In a notice, the EPA is soliciting public comment on the development of a policy to determine when harmful algal blooms (HABs) in freshwater are events of “national significance” and therefore entitled to federal mitigation assistance.
HABs are caused by photosynthetic organisms that, under certain conditions, form large accumulations of algae. In freshwater, cyanobacteria make up the major HAB-forming taxon. Cyanobacteria are microorganisms that can produce harmful cyanotoxinsthat, if ingested in sufficient amounts, can kill fish, shellfish, livestock, and wildlife and can adversely impact human health. Algal blooms can also harm aquatic environments by depleting oxygen needed to sustain freshwater aquatic life, a phenomenon called hypoxia.
In 2014, a large HAB in Lake Erie that contaminated the drinking water for about 500,000 people in Toledo, Ohio, brought the scourge of HABs into the national spotlight, but HABs are hardly a new occurrence. Congress recognized the danger of HABs in 1998 when it passed the Harmful Algal Bloom and Hypoxia Research and Control Act (HABHRCA). The Act empowered the National Oceanic and Atmospheric Administration (NOAA) to advance the scientific understanding and ability to detect, monitor, assess, and predict HAB and hypoxia events. The HABHRCA has been amended three times—most recently in 2018. That action provides NOAA with the authority to make a determination that a coastal or marine HAB or hypoxia event is of “national significance” and therefore entitled to federal assistance to mitigate the detrimental environmental, economic, subsistence-use, and public health effects of the event. The legislation provided the EPA with the same authority for freshwater HAB or hypoxia events.
In July 2019, NOAA solicited public comments on developing a national significance policy for marine and coastal HAB events; the EPA has followed with the current solicitation to inform a national significance policy for freshwater HAB events.
The most recent legislation indicated that a determination that an HAB is of national significance must be based on at least six factors. Those factors and questions for which the EPA is soliciting comment are as follows:
- Toxicity. Which metrics should the EPA use to assess toxicity of an HAB event to determine national significance? For example, should the EPA consider reports of human or animal illnesses or deaths or adverse effects on aquatic life?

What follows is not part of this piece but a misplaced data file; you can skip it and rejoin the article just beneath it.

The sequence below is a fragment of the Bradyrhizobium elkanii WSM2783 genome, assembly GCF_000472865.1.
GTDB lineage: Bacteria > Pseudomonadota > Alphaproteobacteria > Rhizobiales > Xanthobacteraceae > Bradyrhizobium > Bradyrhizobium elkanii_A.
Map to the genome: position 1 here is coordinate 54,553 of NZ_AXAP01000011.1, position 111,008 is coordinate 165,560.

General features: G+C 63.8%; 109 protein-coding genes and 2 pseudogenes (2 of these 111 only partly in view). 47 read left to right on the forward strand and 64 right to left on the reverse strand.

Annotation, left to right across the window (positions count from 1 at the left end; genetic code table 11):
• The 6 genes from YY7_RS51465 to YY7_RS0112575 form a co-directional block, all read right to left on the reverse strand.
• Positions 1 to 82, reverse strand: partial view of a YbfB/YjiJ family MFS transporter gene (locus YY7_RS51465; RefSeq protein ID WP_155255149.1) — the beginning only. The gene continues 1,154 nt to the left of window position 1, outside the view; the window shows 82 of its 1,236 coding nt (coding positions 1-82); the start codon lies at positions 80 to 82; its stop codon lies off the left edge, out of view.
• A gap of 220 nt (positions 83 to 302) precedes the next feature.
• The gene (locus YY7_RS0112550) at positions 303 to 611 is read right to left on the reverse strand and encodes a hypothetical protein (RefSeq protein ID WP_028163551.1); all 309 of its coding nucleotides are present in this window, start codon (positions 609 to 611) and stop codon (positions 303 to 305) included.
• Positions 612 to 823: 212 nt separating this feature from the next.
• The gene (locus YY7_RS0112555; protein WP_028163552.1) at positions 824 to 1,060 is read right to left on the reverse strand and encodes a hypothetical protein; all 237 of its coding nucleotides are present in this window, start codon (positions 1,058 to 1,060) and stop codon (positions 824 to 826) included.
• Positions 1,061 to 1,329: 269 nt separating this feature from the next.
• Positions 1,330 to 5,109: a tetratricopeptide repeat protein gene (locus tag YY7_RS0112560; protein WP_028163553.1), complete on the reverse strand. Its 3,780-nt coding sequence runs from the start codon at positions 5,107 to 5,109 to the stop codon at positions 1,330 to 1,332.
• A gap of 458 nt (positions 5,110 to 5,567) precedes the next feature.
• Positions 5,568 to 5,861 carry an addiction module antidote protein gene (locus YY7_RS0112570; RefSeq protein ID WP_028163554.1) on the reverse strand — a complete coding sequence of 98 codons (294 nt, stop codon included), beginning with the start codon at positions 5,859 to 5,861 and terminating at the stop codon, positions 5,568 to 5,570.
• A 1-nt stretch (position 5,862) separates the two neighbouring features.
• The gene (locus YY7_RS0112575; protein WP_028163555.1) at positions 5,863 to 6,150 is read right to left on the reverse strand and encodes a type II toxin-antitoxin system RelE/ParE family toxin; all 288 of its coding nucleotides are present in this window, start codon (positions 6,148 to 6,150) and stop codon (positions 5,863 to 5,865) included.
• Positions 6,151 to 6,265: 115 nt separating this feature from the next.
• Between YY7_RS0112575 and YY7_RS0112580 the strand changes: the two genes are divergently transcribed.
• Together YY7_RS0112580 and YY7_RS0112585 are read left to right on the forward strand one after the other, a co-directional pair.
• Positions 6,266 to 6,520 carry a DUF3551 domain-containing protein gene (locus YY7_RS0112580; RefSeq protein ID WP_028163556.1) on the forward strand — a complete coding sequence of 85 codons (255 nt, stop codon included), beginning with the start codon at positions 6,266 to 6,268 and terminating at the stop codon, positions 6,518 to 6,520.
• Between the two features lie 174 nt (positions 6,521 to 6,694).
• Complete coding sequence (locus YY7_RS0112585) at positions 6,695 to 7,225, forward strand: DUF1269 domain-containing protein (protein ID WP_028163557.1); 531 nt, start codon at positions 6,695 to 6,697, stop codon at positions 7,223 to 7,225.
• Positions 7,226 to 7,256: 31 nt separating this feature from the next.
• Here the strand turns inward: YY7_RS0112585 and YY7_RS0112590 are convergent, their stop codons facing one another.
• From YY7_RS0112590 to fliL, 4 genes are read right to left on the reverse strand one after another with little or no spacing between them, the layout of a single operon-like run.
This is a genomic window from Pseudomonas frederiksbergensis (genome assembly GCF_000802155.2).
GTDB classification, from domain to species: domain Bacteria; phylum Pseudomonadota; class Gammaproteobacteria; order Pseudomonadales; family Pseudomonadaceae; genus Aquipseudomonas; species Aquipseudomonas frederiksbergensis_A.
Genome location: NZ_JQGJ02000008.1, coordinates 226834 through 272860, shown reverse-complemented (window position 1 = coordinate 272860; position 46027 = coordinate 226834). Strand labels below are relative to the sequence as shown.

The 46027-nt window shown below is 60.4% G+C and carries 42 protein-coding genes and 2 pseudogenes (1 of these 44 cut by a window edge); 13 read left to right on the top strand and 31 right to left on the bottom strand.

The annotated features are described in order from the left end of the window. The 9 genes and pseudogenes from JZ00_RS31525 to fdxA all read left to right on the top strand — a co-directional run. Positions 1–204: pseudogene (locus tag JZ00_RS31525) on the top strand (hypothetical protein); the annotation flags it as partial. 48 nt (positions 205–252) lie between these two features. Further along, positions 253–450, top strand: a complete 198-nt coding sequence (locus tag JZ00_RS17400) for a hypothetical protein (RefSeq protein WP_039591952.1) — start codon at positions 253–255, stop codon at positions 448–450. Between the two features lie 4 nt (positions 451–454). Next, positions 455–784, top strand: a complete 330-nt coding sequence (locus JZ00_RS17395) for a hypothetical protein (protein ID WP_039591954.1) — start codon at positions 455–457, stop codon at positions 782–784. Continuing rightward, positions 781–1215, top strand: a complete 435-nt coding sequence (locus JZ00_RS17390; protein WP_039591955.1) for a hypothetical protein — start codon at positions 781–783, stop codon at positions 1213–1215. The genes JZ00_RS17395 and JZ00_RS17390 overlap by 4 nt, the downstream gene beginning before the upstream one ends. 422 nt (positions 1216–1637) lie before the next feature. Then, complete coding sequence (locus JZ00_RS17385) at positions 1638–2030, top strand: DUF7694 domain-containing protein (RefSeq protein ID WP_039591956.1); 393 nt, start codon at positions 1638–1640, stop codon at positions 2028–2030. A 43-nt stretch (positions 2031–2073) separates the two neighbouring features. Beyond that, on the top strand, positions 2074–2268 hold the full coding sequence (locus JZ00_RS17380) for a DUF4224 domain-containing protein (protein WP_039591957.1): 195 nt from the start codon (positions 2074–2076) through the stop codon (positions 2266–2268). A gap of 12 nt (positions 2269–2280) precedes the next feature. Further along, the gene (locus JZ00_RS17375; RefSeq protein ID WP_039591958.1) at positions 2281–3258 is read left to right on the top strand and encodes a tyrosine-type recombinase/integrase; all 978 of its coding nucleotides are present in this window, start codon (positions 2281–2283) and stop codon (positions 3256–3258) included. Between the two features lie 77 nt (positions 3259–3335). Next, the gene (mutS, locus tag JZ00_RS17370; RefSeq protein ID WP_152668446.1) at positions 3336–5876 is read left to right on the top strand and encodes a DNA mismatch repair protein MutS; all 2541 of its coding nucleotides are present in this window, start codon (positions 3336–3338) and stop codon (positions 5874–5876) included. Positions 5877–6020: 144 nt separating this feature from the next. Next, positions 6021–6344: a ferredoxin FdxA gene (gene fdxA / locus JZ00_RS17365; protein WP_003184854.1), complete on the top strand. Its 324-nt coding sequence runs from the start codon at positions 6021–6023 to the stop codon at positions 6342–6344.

- Severity. Which metrics should the EPA use to determine whether the severity of a hypoxic event makes it nationally significant? For example, should the severity of the event include consideration of human health, economic, and environmental impacts?
- Potential to spread. Which metrics should the EPA use to determine whether the potential for the spread of an HAB or hypoxia event makes it nationally significant? For example, should historical information be used to inform a decision on the potential for an HAB or hypoxic event to spread?
- Economic impact. Which metrics should the EPA use for economic impact in determining national significance? For example, should economic status (i.e.,makeup of the state, local, and tribal government economy and its reliance on the affected waterway for tourism or drinking water) be considered when determining the national significance of an event?
- Relative size of an event in relation to the past five occurrences of HABs or hypoxic events that occur on a recurrent or annual basis. Which metrics should the EPA use for recurrence to determine national significance and specifically whether the size and scope of an event or occurrence are significant relative to past events? For example, should the EPA assign a specific number of years, seasons, or months between events in considering national significance?
- Geographic scope. Which metrics should the EPA use to determine that an HAB or hypoxic event is nationally significant because it has the potential to affect more than one state or cross an international boundary? For example, for an event that has impacted or might impact more than one state, should the EPA make a single determination for that event applicable to all states impacted, including those states that may be impacted by expansion, movement, or intensification of the event?
The EPA says it will consider comments on whether additional criteria should be used to determine national significance. These criteria might include the state’s access to critical resources (e.g., technical expertise); whether the HAB event impacts drinking water; and which information a state should provide to the EPA when requesting determination of an event of national significance.